I recently visited a close friend who had relocated from the Rochester, NY area to the Cleveland, OH area. It was my first trip to Cleveland and my friend was happy to play tour guide with the big venues being the Rock & Roll Hall of Fame and Progressive Field. I have to admit that prior to this trip, I pictured Cleveland to be the run-down, rust-belt, dirty, “mistake on the lake,” river-on-fire city that I recall hearing about decades ago. I couldn’t have been more wrong as I found Cleveland to be a fun, clean, friendly and vibrant city.
While in Cleveland, the Rochester Democrat and Chronicle ran a topical blog post. The blogger had relocated to Rochester and had some misperceptions about Rochester (as well as Cleveland). The timing of her blog post couldn’t have been more perfect and my relocated friend found a lot of truth in her post.
I grew up in a small town in northeastern New Jersey. Unless you’re from that part of the country, your perception is likely tied to one or more of these television shows: The Sopranos, Jersey Shore, The Real Housewives of New Jersey, Cake Boss and/or Jerseylicious. Or, perhaps you’ve driven the NJ Turnpike and you think that the entire state consists of swampland, rest stops named after famous people and smelly refineries. I can assure you the vast majority of the state is much nicer than that. Trust me.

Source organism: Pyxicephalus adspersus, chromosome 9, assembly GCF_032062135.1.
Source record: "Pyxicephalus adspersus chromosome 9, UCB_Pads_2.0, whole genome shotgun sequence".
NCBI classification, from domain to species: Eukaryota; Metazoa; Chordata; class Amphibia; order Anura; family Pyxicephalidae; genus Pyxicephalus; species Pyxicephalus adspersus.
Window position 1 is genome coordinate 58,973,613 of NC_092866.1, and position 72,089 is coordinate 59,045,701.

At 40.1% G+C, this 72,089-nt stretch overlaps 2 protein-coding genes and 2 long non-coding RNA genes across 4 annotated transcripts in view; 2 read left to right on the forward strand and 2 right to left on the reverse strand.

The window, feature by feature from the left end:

So that got me thinking about marketers in the tourism industry. Besides touting the many positives of a given area, how much of their efforts are spent countering misconceptions? I recently chatted with my friend Carol White Llewellyn, who is a travel and tourism promotion entrepreneur for the Finger Lakes region of NY.
According to Carol, the Rochester area has two big misconceptions. “The first is that Rochester and this region does not get many tourists. In 2010, in spite of a still-down economy, Rochester alone got $1.3 billion in tourism revenue (http://www.actrochester.org/Indicator/Default.aspx?id=1&indicator=11). Tourism is huge here, especially because of the growth of the wine and food/restaurant locavore movements. Various communities have also been listed in the “Top 10″ as must-see’s by a variety of travel press. The other misconception among locals is that there is nothing to do here. In fact, about the only thing we’re missing that’s found elsewhere in the country is deserts and tornadoes.”
Carol goes on to say, “In truth, I don’t spend a lot of time correcting misconceptions. I just keep blogging and talking about all the wonders of the region. I think sometimes, like most communities, we simply don’t recognize/appreciate/take advantage of the amazing wonders we have in our own back yard!”
As with most things in life, you need to take what you hear/see/read with a grain of salt. Take the time to do some investigating. If you don’t, you might incorrectly believe the misconceptions that are everywhere.